Of course, none of this overzealous policing is necessary but it is legal and it does make a point. More importantly, it brings Taylor to the door once a day and this gives the men camping in his yard a chance to shout their love.

Finally, Taylor breaks. There are tears, apologies, group hugs and—because it’s a men’s ministry—massive amounts of food. All is restored. Why? Because a group of men pursued. They didn’t let isolation become the norm. They didn’t sit around scratching themselves and saying, “Whatever happened to ol’ Taylor? He was a good guy. Haven’t seen him in years.” No, they decided that Taylor and the friendship and the good they all did together was worth taking a week off and risking everything to win Taylor back...”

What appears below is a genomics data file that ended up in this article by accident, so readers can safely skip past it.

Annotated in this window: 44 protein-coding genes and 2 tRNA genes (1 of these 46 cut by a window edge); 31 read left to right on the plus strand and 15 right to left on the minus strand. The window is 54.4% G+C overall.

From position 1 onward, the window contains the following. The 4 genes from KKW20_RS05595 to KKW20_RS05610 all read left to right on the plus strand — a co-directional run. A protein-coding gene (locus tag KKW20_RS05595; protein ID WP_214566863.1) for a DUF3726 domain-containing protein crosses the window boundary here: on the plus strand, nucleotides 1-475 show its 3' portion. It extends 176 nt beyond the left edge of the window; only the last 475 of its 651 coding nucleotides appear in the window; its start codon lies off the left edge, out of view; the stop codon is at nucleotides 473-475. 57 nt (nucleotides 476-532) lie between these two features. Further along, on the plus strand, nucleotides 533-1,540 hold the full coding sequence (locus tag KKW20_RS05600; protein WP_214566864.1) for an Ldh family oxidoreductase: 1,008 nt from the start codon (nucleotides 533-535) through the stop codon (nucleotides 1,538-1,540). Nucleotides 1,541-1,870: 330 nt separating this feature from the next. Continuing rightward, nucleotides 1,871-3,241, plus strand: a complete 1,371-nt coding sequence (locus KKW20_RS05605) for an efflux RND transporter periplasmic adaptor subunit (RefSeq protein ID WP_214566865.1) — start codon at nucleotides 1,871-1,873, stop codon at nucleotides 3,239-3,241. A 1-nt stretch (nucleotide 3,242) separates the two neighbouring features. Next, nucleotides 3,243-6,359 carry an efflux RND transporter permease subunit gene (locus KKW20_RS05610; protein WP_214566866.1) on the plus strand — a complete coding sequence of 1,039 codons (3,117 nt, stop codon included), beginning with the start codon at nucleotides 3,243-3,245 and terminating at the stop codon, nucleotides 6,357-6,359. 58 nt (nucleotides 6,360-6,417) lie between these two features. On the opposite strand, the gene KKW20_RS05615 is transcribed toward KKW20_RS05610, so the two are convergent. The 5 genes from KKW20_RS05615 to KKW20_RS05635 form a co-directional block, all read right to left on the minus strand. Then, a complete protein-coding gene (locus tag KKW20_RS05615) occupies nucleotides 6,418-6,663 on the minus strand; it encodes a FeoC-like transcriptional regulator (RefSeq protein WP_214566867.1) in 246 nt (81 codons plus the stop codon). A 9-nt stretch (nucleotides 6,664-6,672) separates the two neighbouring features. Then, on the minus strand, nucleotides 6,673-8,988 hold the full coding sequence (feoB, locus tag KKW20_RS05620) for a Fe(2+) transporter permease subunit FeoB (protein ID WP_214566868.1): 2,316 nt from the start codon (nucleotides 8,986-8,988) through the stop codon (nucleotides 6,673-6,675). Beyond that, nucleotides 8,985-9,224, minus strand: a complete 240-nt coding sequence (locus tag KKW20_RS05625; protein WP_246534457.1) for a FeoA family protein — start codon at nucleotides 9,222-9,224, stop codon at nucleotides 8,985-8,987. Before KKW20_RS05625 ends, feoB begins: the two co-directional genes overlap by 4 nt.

Wow! Wow! Wow! I read that on the flight to Kenya and it wrecked me!

One of the problems we have today is that we have relationships that are a mile wide but only an inch deep.

"...RELATIONSHIPS ARE A MILE WIDE BUT ONLY AN INCH DEEP."

Today I want to talk about building DEEP, STRONG, VIBRANT, AUTHENTIC, LIFE-GIVING relationships. I want to talk about one of a2’s most important Core Values:

Everyone Belongs: We were made to do life together. We believe that lasting life change, personal transformation and spiritual growth best occur in the context of authentic, life-giving relationships. (Acts 2:42, 46-47; 1 Jn 4:7-13)

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An authentic, life-giving relationship is a relationship where the REAL YOU can show up with all your real problems, real challenges, real needs, real joy, real sadness, real insecurities, real pride, real sin, real stuff, real breakthroughs; and be loved, encouraged, challenged, inspired and celebrated by other REAL PEOPLE experiencing the same real stuff you’re experiencing!